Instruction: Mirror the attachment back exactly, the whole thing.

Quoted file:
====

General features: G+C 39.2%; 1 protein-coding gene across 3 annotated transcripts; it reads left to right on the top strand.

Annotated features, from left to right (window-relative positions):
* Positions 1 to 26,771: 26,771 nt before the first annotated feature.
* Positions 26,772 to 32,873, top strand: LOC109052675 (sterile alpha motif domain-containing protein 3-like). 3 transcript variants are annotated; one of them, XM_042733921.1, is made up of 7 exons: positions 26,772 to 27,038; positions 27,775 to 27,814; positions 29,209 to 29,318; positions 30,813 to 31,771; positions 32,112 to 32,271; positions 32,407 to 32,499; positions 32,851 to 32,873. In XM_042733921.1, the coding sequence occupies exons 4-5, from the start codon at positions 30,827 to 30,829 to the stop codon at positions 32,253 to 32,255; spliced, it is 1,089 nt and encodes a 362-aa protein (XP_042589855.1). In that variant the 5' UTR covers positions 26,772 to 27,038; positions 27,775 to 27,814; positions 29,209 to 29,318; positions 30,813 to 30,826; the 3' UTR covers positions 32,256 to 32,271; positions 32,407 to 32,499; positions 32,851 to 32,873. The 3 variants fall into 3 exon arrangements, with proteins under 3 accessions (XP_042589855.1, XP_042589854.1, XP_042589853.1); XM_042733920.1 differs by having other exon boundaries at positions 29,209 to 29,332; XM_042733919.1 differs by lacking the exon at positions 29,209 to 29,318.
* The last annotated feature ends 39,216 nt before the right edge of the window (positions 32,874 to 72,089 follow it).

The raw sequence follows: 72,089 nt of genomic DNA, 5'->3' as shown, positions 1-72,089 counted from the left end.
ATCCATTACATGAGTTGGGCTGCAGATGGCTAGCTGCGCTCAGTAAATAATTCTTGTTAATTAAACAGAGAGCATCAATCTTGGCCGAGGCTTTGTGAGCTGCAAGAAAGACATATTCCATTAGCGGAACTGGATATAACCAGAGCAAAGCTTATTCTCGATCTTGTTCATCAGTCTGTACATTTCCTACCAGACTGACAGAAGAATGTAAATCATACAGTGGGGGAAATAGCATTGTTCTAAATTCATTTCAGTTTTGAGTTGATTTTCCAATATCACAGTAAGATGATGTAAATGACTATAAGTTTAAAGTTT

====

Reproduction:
General features: G+C 39.2%; 1 protein-coding gene across 3 annotated transcripts; it reads left to right on the top strand.

Annotated features, from left to right (window-relative positions):
* Positions 1 to 26,771: 26,771 nt before the first annotated feature.
* Positions 26,772 to 32,873, top strand: LOC109052675 (sterile alpha motif domain-containing protein 3-like). 3 transcript variants are annotated; one of them, XM_042733921.1, is made up of 7 exons: positions 26,772 to 27,038; positions 27,775 to 27,814; positions 29,209 to 29,318; positions 30,813 to 31,771; positions 32,112 to 32,271; positions 32,407 to 32,499; positions 32,851 to 32,873. In XM_042733921.1, the coding sequence occupies exons 4-5, from the start codon at positions 30,827 to 30,829 to the stop codon at positions 32,253 to 32,255; spliced, it is 1,089 nt and encodes a 362-aa protein (XP_042589855.1). In that variant the 5' UTR covers positions 26,772 to 27,038; positions 27,775 to 27,814; positions 29,209 to 29,318; positions 30,813 to 30,826; the 3' UTR covers positions 32,256 to 32,271; positions 32,407 to 32,499; positions 32,851 to 32,873. The 3 variants fall into 3 exon arrangements, with proteins under 3 accessions (XP_042589855.1, XP_042589854.1, XP_042589853.1); XM_042733920.1 differs by having other exon boundaries at positions 29,209 to 29,332; XM_042733919.1 differs by lacking the exon at positions 29,209 to 29,318.
* The last annotated feature ends 39,216 nt before the right edge of the window (positions 32,874 to 72,089 follow it).

The raw sequence follows: 72,089 nt of genomic DNA, 5'->3' as shown, positions 1-72,089 counted from the left end.
ATCCATTACATGAGTTGGGCTGCAGATGGCTAGCTGCGCTCAGTAAATAATTCTTGTTAATTAAACAGAGAGCATCAATCTTGGCCGAGGCTTTGTGAGCTGCAAGAAAGACATATTCCATTAGCGGAACTGGATATAACCAGAGCAAAGCTTATTCTCGATCTTGTTCATCAGTCTGTACATTTCCTACCAGACTGACAGAAGAATGTAAATCATACAGTGGGGGAAATAGCATTGTTCTAAATTCATTTCAGTTTTGAGTTGATTTTCCAATATCACAGTAAGATGATGTAAATGACTATAAGTTTAAAGTTT